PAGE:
View across the Menai Strait towards the mountains of Snowdonia

The Anglesey Coastal Path.

It’s circular, spectacular and low level (well…largely!)…what more could you want from a long distance coastal path?

The route around Anglesey, the island tucked up against Wales’s north west coast, is around 125 miles long.

A fit energetic walker who’s in a hurry can complete the circuit in around four days; others may decide to take longer.

The Anglesey Coastal Path is conveniently divided into twelve sections allowing the walker to take on around 10 miles per day, a reasonably modest target for experienced walkers.

Whether you aim to complete the walk in one go, or chalk off each bit, section by section, the walk offers a unique opportunity to explore the natural beauty of the Anglesey coastline.

Traditionally the walk starts at St Cybi’s Church in Holyhead and heads in a south easterly direction towards Treaddur Bay.  As this section does contain the most dramatic sections of the entire walk – and up to 600 metres climbing – it’s very much a baptism of fire.

treaddur popular resort for sailing and windsurfing
Treaddur bay

The second section runs from Treaddur to Four-Mile Bridge, passing around Rhoscolyn Head and then down through sandy beaches of Borthwen and Silver Bay.

From Four-Mile Bridge its 13 miles to Aberffraw, passing through Rhosneigr, a tranquil seaside retreat.

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Rhosneigr beach


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Sunset on Rhosneigr beach

From Aberffraw the path moves inland to Malltraeth and then swings southwards as it passes through the pine trees of Newborough Forest.

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Newborough warren: where the forest meets the sea

You have the option to walk along the beach and visit LLanddwyn island (Lovers’ island).

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Llanddwyn island

This is perhaps one of the most scenic and idyllic spots along the entire  route.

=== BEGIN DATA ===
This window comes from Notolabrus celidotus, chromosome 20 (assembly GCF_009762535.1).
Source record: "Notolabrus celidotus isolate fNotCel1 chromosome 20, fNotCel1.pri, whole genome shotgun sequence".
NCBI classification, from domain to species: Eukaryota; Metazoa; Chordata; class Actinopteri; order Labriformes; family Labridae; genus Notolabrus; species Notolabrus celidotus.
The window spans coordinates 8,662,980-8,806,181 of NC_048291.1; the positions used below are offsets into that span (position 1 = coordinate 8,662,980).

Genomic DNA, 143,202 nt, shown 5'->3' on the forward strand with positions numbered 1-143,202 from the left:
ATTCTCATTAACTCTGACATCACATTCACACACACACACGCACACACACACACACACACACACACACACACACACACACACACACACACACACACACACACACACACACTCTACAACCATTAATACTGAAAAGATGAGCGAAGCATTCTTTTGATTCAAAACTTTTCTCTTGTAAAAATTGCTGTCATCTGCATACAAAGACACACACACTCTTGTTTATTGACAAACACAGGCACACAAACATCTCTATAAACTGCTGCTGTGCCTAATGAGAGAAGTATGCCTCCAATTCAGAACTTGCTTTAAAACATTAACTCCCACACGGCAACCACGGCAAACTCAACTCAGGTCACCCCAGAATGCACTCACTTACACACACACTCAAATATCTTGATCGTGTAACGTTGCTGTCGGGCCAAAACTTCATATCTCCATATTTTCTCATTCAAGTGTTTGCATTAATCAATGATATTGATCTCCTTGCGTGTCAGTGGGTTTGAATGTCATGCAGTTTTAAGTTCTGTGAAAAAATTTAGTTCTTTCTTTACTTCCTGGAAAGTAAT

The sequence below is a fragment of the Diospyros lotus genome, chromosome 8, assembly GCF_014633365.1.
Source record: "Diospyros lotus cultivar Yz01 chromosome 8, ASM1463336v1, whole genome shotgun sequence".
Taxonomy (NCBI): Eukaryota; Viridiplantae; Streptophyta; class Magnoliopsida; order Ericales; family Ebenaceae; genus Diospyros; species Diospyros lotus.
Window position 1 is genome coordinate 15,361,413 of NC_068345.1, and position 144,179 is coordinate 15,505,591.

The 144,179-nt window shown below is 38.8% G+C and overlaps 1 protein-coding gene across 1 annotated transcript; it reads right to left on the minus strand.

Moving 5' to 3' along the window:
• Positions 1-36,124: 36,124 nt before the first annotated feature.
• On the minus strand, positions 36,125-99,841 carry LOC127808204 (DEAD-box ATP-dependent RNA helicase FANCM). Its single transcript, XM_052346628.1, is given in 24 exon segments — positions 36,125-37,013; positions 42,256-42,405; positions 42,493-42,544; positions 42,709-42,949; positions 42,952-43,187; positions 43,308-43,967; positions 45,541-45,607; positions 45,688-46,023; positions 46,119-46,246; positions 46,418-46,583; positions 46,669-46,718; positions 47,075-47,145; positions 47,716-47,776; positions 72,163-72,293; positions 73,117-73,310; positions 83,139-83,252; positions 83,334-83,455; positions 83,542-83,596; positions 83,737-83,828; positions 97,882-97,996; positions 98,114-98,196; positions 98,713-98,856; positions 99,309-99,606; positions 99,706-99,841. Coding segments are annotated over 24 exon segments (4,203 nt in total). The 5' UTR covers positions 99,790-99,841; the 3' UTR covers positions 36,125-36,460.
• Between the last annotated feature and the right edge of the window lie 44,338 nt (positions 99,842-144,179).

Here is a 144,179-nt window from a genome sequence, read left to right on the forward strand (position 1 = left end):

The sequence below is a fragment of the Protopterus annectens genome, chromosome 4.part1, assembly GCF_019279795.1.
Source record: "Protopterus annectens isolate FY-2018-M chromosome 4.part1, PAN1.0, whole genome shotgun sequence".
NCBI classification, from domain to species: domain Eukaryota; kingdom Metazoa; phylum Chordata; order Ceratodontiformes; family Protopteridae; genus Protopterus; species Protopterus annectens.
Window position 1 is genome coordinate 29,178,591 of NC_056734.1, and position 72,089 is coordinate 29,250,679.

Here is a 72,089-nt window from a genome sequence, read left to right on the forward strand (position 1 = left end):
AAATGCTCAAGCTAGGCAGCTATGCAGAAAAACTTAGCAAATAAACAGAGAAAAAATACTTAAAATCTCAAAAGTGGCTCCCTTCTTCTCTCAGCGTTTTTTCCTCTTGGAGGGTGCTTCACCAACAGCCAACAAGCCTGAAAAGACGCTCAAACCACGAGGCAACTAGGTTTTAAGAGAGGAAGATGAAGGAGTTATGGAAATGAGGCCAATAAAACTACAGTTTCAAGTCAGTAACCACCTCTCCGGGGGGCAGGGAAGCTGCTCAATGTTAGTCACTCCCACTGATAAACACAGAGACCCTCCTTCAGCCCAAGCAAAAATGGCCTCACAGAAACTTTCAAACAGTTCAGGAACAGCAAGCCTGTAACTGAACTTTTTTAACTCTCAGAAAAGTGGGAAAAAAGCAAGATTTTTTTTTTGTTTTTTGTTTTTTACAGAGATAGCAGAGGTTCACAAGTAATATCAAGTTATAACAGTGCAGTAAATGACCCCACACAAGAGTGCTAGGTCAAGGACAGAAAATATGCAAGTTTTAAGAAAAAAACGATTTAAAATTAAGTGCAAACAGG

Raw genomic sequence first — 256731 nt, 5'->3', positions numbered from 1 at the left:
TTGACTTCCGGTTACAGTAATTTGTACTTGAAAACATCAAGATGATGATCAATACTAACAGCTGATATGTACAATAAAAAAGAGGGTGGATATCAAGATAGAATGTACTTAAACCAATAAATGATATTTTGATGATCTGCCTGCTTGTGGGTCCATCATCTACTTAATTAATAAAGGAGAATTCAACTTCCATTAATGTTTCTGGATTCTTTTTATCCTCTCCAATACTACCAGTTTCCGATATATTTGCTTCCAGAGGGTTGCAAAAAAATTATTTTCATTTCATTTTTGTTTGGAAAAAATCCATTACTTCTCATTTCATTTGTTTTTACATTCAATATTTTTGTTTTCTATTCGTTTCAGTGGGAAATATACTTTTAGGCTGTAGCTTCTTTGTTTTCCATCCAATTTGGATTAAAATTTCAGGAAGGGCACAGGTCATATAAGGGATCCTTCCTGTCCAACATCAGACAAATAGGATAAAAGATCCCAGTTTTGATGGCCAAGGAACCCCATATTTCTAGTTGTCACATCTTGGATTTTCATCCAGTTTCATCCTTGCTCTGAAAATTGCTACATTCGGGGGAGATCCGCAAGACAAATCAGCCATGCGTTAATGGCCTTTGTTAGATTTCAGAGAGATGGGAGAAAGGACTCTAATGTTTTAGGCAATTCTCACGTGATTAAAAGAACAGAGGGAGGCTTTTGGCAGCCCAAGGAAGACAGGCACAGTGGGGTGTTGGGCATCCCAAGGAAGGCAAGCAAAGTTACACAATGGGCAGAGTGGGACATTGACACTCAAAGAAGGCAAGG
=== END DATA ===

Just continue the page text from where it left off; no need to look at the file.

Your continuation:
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Llanddwyn island

You pass high dunes and sandy beaches until you begin venturing eastwards. The mountains of Snowdonia are now in the distance.


Looking towards the mountains from Newborough beach


Looking towards Llanddwyn island from Newborough beach
 The fifth section – from Llyn Rhos-ddu to Llanfairpwll – hugs the Menai Strait the narrow channel of water that separates Anglesey from the mainland.

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Menai bridge

The shortish sixth passing through Menai Bridge to Beaumaris, the pretty harboured port which is home to  a famous castle.

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Menai bridge


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The section between Beaumaris and Pentraech takes you to the island’s north eastern corner with fantastic views of Puffin Island. It then heads westwards to finish at the  spectacular tidal beach at Red Dwarf Bay.

From here the eighth section takes you to the pretty village of Moelfre.

You then pass through incredible beaches at Lligwy and Traeth yr Ora before reaching  Point Lynas and then the narrow harbour of Amlwch Port.

Stunning coastal walking is on offer on the tenth section from Amlwch Port to Cemaes. It’s physically demanding but visually and spiritually rewarding stuff. High cliffs drop into beaches at Porth Cynfor and Porth Llanlleiana before you reach the more sheltered Camaes Bay.

The ten and a half mile stretch from Cameas Bay takes you through the National Trust’s owned Carmel Head which is remote, atmospheric and beautiful; not before   passing the less scenic Wylfa Power Station.

Church bay
Church Bay

Church Bay – also known as Porth Swtan – looking towards Holyhead mountain is another a wonderfully beautiful and idyllic view.

The reasonably flat final section begins at Church Bay. It takes you across tidal marshes at Afon Alaw and then through the Newlands Park Estate before crossing onto Holyhead island  at the Stanley Embankment. The path through the Penrhos Coastal Park leads you back to Holyhead and St Cybi’s Church, where your adventure on the Anglesey Coastal Path  began.

For more information go to the following official sites:  visitanglesey and walescoastpath


Anglesey Coastal Path